Hoffman, Moshe

Hidden games : the surprising power of game theory to explain irrational human behavior - London : Basic Books, 2022 - v, 360 p. ; ill., 23 cm

Includes bibliographical references and index.

We like to think of ourselves as rational. This idea is the foundation for classical economic analysis of human behavior, including the awesome achievements of game theory. But as behavioral economics shows, most behavior doesn't seem rational at all--which, unfortunately, casts doubt on game theory's real-world credibility. In Hidden Games, Moshe Hoffman and Erez Yoeli find a surprising middle ground between the hyperrationality of classical economics and the hyper-irrationality of behavioral economics. They call it hidden games. Reviving game theory, Hoffman and Yoeli use it to explain our most puzzling behavior, from the mechanics of Stockholm syndrome and internalized misogyny to why we help strangers and have a sense of fairness. Fun and powerfully insightful, Hidden Games is an eye-opening argument for using game theory to explain all the irrational things we think, feel, and do.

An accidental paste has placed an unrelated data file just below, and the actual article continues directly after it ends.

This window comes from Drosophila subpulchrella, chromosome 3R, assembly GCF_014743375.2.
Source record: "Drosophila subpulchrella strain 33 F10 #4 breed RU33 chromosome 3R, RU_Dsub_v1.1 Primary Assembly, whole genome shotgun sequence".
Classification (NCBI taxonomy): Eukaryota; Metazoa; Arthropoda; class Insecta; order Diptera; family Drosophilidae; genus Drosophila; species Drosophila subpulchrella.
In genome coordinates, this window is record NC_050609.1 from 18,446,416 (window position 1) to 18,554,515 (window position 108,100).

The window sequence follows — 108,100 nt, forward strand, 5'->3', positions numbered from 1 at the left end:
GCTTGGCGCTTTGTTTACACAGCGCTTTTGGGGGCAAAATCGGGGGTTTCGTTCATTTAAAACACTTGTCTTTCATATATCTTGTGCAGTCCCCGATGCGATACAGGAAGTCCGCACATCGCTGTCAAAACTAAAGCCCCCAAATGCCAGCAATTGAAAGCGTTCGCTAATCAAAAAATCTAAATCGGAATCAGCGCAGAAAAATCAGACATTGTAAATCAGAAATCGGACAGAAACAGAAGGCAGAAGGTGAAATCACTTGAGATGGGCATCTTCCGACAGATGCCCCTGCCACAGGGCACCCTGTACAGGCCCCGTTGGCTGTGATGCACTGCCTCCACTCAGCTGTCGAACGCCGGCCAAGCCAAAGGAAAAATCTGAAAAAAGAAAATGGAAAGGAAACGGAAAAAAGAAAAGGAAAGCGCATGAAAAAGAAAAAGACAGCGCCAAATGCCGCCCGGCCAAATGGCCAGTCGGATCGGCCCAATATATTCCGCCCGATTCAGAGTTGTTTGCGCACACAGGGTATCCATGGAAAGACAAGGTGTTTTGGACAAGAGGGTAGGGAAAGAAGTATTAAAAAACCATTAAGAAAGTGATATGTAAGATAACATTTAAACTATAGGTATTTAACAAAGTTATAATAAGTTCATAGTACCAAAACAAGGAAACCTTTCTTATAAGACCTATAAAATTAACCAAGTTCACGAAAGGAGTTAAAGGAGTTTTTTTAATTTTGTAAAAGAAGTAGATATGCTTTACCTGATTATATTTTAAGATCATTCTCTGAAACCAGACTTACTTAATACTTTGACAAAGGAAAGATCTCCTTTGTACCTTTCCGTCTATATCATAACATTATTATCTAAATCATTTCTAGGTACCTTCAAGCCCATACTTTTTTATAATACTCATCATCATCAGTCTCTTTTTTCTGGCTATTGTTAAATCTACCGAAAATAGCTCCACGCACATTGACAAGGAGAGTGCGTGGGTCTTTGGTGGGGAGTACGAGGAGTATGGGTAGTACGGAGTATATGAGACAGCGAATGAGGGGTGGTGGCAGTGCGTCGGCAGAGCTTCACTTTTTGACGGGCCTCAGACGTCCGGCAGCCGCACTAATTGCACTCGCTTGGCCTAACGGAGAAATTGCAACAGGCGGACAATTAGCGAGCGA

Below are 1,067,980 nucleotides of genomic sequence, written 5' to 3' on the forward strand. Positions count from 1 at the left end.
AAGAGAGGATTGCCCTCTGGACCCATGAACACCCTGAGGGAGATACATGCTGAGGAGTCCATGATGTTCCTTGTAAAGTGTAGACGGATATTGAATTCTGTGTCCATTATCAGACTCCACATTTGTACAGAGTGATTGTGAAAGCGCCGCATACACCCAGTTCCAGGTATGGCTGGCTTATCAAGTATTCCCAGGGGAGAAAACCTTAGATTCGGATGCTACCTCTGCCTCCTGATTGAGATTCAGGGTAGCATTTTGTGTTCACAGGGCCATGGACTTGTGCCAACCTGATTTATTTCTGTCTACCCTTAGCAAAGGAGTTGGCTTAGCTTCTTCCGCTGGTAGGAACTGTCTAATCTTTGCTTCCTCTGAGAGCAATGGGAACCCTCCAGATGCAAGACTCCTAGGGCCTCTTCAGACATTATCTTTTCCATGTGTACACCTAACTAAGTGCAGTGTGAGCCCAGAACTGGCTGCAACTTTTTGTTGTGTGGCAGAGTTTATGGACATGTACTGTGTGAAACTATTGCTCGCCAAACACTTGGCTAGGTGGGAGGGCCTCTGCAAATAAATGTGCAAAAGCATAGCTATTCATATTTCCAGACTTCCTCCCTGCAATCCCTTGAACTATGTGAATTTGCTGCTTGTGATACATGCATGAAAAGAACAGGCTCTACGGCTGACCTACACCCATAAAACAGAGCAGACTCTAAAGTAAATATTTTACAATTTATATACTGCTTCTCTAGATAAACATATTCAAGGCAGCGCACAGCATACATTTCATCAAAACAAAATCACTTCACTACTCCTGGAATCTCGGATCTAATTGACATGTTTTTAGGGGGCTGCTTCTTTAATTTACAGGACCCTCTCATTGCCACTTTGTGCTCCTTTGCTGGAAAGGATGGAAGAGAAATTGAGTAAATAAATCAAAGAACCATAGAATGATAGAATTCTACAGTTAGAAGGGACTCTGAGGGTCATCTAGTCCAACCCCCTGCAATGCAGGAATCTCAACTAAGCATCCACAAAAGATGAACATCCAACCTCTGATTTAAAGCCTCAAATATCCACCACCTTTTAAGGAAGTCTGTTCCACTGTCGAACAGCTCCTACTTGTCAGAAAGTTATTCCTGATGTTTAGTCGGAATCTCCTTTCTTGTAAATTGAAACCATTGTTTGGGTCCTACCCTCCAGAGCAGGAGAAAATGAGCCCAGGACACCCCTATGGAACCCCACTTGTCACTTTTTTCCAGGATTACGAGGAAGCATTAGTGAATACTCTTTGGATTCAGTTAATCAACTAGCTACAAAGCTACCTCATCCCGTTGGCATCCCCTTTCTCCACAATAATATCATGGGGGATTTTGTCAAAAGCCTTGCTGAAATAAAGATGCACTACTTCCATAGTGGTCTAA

Human behavior
Coordination game
Costly signaling
Dictator game
Grim trigger
Hawk-dove game
Nash equilibrium
Primary rewards
Risk dominant
Sex ratio
Stockholm syndrome
Sun spot
Uncorrelated asymmetries

658.40353 / HOF

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